Touchdowns not a problem for Burns


Junior tight end Barrett Burns crosses into the end zone to score against Howard during the first home game of the 2015-16 season on Sept 5. Photo by Chris Deverell.

Jason Huber

Scoring touchdowns is any football player’s dream. For junior tight end Barrett Burns from Woodstock, Georgia, scoring touchdowns seems to be all he does. Burns is leading the Mountaineer receivers this season with six touchdowns in 2015-16, despite only notching three touchdowns combined during his previous two seasons.

Before last week’s game against Louisiana-Lafayette, Burns had scored a touchdown in four straight games, hauling in a 33-yarder against Georgia Southern and a 29-yarder against Arkansas State.

The more incredible part about Burns’ touchdown-mania is that he only has 12 total receptions on the season, averaging roughly one a game. But he’s also contributed to the team with improved blocking schemes, which helps the teams strong run game.

“We earn our keep by running the football first so we know priority-wise, as a tight end, that we have to block first.” First-year tight end coach Taylor Cornett said. “That opens up the field for us and we take pride in that. We work every day on blocking to get our tight ends open.”

Burns had to adjust to a new quarterback at the beginning of last season when sophomore quarterback Taylor Lamb was thrown into the starting role and he feels like their offseason training together has helped build strong chemistry.

“Throwing in the offseason and the summer has really helped us whenever we have time off,” Burns said. “He lives right next to me so I have been able to get to know him more and that helps our chemistry.”

With a game remaining in the regular season, and a bowl game looming, Burns is working his way into the record books. Former Mountaineer tight end Daniel Bettis holds the tight end record for most touchdowns in a season with eight, and Daniel Wilcox, a former Baltimore Raven, is behind him with seven.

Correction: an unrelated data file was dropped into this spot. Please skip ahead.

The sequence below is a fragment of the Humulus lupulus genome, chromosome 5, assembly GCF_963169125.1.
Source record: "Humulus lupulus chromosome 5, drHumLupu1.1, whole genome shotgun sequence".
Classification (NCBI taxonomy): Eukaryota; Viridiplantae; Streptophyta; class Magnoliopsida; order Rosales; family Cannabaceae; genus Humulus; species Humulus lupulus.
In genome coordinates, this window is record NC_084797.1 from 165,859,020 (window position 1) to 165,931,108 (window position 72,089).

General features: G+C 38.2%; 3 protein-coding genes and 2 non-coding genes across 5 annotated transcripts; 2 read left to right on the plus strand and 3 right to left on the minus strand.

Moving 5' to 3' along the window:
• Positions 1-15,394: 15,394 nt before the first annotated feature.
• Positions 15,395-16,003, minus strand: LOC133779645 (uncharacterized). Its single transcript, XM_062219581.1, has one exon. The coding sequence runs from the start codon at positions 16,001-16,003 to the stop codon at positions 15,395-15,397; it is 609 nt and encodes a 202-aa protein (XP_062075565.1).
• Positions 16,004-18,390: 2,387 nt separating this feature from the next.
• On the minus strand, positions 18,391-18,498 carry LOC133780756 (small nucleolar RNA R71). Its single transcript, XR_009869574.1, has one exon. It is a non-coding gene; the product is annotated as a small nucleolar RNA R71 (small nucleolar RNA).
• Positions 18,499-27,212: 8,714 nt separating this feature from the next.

One of Burns’ biggest skills is his experience at the tight end position, which helps him create open looks. Taylor Lamb feels he has all the skills you can ask for from a tight end.

“There is a technique to being a good tight end with blocking and route running that he has all of it,” Lamb said.

Many of Burns’ touchdown catches are very similar, 1-yard routes, but it seems teams still haven’t been able to stop him. Part of that is because of his ability to slip out when blocking for the run game.

“We are utilizing his persona group. He’s the guy that has been in our blocking scheme and we try to slip him out,” head coach Scott Satterfield said. “It just so happens when we slip him out, there is nobody else there.”

Lamb echoed the coach’s sentiments.

“He is a big body and a big target,” Lamb said. “If you slip him out of the secondary you get a good matchup size wise. Sometimes guys expect tight ends to come up and block them but he can slip right by.”

Just two seasons ago, Burns was named a freshman All-American by college sports journal and freshman all-Southern Conference by the league’s coaches. Progressing slowly but surely from then, his experience now places him as one of App State’s most lethal weapons.

“He has become much more consistent blocking and more physical,” Cornett said. “He has gotten better understanding what we do offensively. With reps and experience, you get better at that.”

As an Atlanta native, he wouldn’t compare himself to any NFL tight end, but said he’s looked up to one Hall of Famer most of his career.

“I wouldn’t compare myself to anybody, but Tony Gonzalez is who I have always looked up too,” Burns said. “As an Atlanta fan, he has always been my favorite to watch and learn from.”

With one regular season game remaining and a bowl game left on the table, Burns hopes his season track-record of scoring touchdowns will continue and Lamb will make sure that happens.

“He is a guy we want to get the ball to in any way possible,” Lamb said.

Story by: Jason Huber, Sports Reporter